Prostatitis is a challenging problem to diagnose and treat in men. Prostatitis refers to infection or inflammation of the prostate gland which cause symptoms such as pain in the perineum (the area behind the scrotum and in front of the anus), pain on urination or discomfort down the penile shaft, going often, having to rush and sometimes pain above the pubic bone like the feeling of a full bladder. Traditionally the causes of prostatitis are divided into bacterial and non-bacterial, although bacterial prostatitis is fairly uncommon. Causes of non-bacterial prostatitis are difficult to define in most cases, but can include chronic infection, which turns into inflammation without the presence of bacteria, an enlarged prostate with blocked ducts and inflammation, chronic pressure on the perineum such as from bicycle riding, and other factors.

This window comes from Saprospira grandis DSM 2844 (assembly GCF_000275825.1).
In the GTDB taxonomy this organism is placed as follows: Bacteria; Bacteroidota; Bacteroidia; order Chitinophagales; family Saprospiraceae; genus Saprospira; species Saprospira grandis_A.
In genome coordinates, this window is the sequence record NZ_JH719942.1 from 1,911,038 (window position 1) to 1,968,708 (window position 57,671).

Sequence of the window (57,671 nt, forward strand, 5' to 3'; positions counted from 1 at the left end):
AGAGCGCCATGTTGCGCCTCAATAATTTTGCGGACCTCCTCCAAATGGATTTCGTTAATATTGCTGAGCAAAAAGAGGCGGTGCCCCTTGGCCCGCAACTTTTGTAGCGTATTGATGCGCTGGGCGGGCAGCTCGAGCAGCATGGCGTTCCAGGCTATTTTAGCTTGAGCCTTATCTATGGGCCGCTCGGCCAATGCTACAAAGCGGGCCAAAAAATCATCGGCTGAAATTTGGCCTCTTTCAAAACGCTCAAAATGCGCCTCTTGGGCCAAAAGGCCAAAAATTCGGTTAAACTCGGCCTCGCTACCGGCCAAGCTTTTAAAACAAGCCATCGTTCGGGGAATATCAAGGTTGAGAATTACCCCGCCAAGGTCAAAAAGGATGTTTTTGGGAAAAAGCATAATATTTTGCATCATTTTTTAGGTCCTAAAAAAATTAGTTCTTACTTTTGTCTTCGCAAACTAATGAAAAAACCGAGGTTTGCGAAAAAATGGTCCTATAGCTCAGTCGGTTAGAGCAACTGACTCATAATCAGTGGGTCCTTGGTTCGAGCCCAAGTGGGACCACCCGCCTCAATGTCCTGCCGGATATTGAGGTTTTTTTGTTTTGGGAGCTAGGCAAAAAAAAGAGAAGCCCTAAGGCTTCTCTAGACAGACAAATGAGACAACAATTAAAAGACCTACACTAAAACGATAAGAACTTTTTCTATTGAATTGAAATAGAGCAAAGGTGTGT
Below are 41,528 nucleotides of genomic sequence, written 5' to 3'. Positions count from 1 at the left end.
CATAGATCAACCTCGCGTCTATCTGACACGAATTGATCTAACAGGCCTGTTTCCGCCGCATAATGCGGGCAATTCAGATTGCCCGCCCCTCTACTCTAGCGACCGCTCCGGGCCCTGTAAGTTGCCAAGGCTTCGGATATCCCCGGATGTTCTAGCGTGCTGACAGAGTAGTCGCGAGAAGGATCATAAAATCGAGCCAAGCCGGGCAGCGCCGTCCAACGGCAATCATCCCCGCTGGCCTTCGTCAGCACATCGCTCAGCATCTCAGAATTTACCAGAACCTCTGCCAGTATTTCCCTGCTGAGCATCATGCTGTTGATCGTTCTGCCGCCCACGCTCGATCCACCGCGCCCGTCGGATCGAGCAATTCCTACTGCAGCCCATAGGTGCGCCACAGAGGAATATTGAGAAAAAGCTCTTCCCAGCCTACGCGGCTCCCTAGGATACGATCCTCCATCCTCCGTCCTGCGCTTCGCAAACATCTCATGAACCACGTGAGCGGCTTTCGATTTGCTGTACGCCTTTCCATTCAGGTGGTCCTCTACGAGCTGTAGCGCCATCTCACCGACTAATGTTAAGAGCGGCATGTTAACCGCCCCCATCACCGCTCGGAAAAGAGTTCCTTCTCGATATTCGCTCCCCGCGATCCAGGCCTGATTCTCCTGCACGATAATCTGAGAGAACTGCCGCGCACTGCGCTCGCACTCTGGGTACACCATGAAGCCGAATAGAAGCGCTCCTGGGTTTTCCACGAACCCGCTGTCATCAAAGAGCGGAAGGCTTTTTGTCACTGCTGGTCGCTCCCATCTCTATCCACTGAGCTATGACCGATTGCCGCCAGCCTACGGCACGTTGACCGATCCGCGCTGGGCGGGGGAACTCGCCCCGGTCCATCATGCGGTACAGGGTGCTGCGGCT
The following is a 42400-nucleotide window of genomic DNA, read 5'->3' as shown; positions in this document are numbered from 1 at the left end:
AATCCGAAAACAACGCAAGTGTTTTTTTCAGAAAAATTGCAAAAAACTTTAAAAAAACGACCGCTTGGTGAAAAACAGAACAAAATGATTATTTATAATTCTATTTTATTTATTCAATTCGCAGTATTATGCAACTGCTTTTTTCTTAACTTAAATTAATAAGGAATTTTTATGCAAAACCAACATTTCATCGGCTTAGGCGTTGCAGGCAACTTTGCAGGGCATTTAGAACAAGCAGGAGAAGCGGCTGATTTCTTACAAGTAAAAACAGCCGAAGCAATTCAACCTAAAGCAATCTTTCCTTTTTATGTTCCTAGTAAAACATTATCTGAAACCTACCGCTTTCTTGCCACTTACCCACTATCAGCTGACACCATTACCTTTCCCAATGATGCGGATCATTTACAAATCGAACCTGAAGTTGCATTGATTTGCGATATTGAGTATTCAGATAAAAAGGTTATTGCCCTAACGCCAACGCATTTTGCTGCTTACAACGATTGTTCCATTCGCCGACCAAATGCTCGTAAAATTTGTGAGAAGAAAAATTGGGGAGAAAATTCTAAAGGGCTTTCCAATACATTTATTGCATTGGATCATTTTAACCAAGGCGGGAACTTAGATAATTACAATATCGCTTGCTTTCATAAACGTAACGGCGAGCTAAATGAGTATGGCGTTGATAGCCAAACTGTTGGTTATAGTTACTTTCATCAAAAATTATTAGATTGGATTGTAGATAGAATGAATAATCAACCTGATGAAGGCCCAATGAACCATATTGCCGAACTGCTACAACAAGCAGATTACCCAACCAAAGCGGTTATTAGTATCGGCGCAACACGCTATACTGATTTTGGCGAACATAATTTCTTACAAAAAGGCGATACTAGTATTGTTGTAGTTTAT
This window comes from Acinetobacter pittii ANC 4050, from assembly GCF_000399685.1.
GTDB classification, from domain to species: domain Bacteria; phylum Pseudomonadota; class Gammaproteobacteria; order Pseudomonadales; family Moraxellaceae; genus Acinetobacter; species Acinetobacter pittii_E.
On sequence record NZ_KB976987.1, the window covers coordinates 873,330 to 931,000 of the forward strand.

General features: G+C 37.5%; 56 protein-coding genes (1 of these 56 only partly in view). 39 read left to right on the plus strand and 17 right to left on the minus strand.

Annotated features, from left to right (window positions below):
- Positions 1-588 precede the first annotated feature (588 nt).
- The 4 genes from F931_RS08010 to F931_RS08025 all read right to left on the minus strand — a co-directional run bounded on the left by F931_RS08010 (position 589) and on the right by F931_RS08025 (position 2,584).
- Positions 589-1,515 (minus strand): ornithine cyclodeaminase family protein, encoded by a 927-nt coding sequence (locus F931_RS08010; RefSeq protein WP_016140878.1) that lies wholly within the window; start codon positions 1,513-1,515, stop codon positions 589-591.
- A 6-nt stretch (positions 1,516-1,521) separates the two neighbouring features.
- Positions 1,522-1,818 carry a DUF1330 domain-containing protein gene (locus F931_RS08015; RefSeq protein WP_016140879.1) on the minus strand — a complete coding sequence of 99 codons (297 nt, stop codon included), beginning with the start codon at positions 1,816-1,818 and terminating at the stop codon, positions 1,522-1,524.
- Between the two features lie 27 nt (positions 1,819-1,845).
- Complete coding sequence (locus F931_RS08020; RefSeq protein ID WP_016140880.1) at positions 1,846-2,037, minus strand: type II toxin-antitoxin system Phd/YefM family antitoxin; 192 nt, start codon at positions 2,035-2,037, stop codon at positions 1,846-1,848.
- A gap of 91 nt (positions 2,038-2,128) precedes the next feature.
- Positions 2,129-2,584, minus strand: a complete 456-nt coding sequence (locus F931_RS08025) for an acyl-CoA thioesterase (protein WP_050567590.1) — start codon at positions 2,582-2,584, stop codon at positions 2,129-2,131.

The diagnosis is suggested by the history and other investigations, including an elevated PSA test (prostate specific antigen), urine test showing white blood cells but no infection, and particular findings on an MRI scan of the prostate.
Many urologists will offer a treatment course of 6 weeks of antibiotics as a first step (usually ciprofloxacin or norfloxacin), sometimes together with an anti-inflammatory like voltaren or an alpha-blocker, which relaxes the muscles at the top of the prostate and improves the urine flow and bladder emptying.
Surgery is not usually needed for treatment of prostatitis, unless part of the cause is considered to be enlargement of the prostate with blockage to urine outflow.
Symptoms of prostatitis can also be mimicked by other non-urological problems, such as pudendal nerve entrapment, a condition in which a nerve deep in the pelvis becomes inflamed or compressed between surrounding ligaments and muscles, usually as a result of chronic poor posture while seated. The treatment for this issue is referral to a physiotherapist.